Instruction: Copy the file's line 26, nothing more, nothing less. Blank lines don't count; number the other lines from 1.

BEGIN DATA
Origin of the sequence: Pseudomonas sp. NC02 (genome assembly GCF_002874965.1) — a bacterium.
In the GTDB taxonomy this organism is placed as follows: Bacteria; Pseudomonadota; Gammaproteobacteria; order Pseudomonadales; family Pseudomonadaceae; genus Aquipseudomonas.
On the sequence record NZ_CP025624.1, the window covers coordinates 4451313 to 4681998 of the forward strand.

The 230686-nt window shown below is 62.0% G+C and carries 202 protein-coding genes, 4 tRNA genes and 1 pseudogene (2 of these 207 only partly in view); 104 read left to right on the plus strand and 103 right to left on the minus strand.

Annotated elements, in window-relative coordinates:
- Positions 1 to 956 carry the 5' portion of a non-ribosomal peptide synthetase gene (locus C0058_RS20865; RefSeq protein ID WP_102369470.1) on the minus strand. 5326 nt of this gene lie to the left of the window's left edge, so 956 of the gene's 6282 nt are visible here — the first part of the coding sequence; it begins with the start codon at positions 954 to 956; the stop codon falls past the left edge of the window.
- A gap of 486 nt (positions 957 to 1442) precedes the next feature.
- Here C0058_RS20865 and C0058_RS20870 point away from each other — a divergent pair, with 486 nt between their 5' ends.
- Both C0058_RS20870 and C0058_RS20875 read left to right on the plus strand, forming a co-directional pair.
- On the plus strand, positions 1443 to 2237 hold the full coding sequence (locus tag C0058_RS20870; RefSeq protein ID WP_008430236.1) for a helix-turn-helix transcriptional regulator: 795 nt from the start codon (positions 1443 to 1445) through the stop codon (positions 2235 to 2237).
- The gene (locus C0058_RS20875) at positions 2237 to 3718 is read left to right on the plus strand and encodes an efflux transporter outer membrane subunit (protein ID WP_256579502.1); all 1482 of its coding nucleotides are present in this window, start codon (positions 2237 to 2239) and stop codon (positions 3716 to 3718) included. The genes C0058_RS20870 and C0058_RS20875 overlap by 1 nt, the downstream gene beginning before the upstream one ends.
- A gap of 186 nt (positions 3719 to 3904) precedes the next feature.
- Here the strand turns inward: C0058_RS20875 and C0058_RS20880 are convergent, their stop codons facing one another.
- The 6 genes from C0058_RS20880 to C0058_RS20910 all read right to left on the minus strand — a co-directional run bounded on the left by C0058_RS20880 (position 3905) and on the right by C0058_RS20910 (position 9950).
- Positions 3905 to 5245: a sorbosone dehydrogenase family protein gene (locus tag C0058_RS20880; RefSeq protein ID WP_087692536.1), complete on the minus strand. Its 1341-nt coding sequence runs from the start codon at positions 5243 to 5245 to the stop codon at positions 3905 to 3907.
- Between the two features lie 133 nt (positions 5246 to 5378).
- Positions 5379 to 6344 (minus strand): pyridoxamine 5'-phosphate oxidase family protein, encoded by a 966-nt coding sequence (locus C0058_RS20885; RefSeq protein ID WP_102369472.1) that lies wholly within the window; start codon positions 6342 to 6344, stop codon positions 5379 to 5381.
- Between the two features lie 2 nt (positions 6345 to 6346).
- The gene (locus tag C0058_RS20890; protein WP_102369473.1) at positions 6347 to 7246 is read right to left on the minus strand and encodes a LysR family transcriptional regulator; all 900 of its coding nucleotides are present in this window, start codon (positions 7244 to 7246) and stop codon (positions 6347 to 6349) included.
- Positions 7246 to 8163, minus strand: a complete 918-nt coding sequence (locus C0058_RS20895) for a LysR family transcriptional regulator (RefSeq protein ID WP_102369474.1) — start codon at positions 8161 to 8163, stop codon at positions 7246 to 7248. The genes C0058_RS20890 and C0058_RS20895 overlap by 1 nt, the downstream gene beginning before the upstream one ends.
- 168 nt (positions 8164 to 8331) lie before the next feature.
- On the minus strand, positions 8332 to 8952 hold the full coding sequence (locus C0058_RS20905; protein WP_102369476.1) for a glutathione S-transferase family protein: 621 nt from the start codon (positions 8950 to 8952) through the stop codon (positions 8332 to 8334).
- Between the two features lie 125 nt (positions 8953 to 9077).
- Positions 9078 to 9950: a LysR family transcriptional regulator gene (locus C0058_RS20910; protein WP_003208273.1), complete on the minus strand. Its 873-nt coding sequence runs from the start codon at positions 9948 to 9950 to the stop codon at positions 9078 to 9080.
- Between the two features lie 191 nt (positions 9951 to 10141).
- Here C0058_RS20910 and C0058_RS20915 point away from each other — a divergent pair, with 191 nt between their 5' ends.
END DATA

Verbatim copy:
- Here C0058_RS20910 and C0058_RS20915 point away from each other — a divergent pair, with 191 nt between their 5' ends.